NORTHERN VIRGINIA commuters are constantly challenged by frustrating regulations, detours and computerized gimmickry, all in the name of improved traffic flow or environmental bliss. But they may have found a friend in Washington. Transportation Secretary Elizabeth Dole, noting the many complaints about plans for a $22 million ramp-metering system on Shirley Highway, has agreed to review the project. The news is welcome not only to drivers but also to local officials who have been complaining about the ramp idea for some time.
Fairfax and Alexandria have been threatening suits to stop the Virginia state highway authorities from installing this system, on grounds that it will create even worse traffic backups than the monumental ones that already occur daily on many of those ramps. In addition, they have suggested that these alleged traffic-flow controls will send much traffic back out to congest neighborhood streets.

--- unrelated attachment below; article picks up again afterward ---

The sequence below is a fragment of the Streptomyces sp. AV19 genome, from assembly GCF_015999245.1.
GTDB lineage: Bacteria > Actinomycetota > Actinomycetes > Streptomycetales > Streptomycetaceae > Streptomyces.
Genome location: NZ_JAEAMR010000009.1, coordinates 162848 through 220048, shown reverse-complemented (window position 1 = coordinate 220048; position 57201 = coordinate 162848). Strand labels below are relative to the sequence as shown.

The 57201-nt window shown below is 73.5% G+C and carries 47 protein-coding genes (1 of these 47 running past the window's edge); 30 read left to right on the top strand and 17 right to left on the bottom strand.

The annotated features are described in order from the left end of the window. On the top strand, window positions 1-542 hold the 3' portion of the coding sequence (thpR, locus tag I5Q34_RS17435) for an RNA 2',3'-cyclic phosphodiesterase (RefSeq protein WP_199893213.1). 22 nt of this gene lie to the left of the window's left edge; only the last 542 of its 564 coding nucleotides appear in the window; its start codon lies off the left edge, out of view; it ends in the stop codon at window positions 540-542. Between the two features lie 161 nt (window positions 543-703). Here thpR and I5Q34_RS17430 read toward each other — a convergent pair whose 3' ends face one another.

State Highway Commissioner Harold C. King has been insisting that the computerized control system would improve safety and efficiency and that, anyway, it's too late to stop the project. But Mrs. Dole's people say the system should be reviewed carefully, and the process could mean either a delay or cancellation of it. Such a review is sensible and fair. Fairfax Board of Supervisors Chairman Jack Herrity, who thinks so too, put it this way: "This is a solid chink in the armor of this roadblock that is driving down the street."